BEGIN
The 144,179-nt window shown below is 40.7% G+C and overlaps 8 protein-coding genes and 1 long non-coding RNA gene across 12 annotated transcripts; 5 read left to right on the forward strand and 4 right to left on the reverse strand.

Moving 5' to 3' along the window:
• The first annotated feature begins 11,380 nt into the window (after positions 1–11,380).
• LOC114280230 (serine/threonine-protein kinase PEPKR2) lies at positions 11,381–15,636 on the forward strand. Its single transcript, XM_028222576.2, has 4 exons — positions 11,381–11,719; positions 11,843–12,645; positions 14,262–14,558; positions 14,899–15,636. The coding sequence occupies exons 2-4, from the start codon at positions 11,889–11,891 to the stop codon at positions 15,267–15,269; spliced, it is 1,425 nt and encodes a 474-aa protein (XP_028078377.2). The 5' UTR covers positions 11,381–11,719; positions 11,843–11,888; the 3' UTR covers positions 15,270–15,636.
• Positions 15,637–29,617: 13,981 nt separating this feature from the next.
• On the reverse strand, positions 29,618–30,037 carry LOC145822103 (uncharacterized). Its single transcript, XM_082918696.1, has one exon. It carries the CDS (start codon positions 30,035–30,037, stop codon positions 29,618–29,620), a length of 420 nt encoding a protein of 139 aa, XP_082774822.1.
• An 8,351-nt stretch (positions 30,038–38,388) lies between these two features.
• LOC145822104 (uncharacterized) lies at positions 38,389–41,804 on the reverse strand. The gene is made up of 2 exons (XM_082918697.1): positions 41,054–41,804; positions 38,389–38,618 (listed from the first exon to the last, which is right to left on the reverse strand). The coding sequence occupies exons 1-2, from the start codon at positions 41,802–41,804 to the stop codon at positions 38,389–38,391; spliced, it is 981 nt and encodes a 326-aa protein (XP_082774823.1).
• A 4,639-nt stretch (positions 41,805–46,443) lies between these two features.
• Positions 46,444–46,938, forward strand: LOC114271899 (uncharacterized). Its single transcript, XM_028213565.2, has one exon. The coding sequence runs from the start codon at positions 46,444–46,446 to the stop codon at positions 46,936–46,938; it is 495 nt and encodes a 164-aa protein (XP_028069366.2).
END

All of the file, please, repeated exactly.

The 144,179-nt window shown below is 40.7% G+C and overlaps 8 protein-coding genes and 1 long non-coding RNA gene across 12 annotated transcripts; 5 read left to right on the forward strand and 4 right to left on the reverse strand.

Moving 5' to 3' along the window:
• The first annotated feature begins 11,380 nt into the window (after positions 1–11,380).
• LOC114280230 (serine/threonine-protein kinase PEPKR2) lies at positions 11,381–15,636 on the forward strand. Its single transcript, XM_028222576.2, has 4 exons — positions 11,381–11,719; positions 11,843–12,645; positions 14,262–14,558; positions 14,899–15,636. The coding sequence occupies exons 2-4, from the start codon at positions 11,889–11,891 to the stop codon at positions 15,267–15,269; spliced, it is 1,425 nt and encodes a 474-aa protein (XP_028078377.2). The 5' UTR covers positions 11,381–11,719; positions 11,843–11,888; the 3' UTR covers positions 15,270–15,636.
• Positions 15,637–29,617: 13,981 nt separating this feature from the next.
• On the reverse strand, positions 29,618–30,037 carry LOC145822103 (uncharacterized). Its single transcript, XM_082918696.1, has one exon. It carries the CDS (start codon positions 30,035–30,037, stop codon positions 29,618–29,620), a length of 420 nt encoding a protein of 139 aa, XP_082774822.1.
• An 8,351-nt stretch (positions 30,038–38,388) lies between these two features.
• LOC145822104 (uncharacterized) lies at positions 38,389–41,804 on the reverse strand. The gene is made up of 2 exons (XM_082918697.1): positions 41,054–41,804; positions 38,389–38,618 (listed from the first exon to the last, which is right to left on the reverse strand). The coding sequence occupies exons 1-2, from the start codon at positions 41,802–41,804 to the stop codon at positions 38,389–38,391; spliced, it is 981 nt and encodes a 326-aa protein (XP_082774823.1).
• A 4,639-nt stretch (positions 41,805–46,443) lies between these two features.
• Positions 46,444–46,938, forward strand: LOC114271899 (uncharacterized). Its single transcript, XM_028213565.2, has one exon. The coding sequence runs from the start codon at positions 46,444–46,446 to the stop codon at positions 46,936–46,938; it is 495 nt and encodes a 164-aa protein (XP_028069366.2).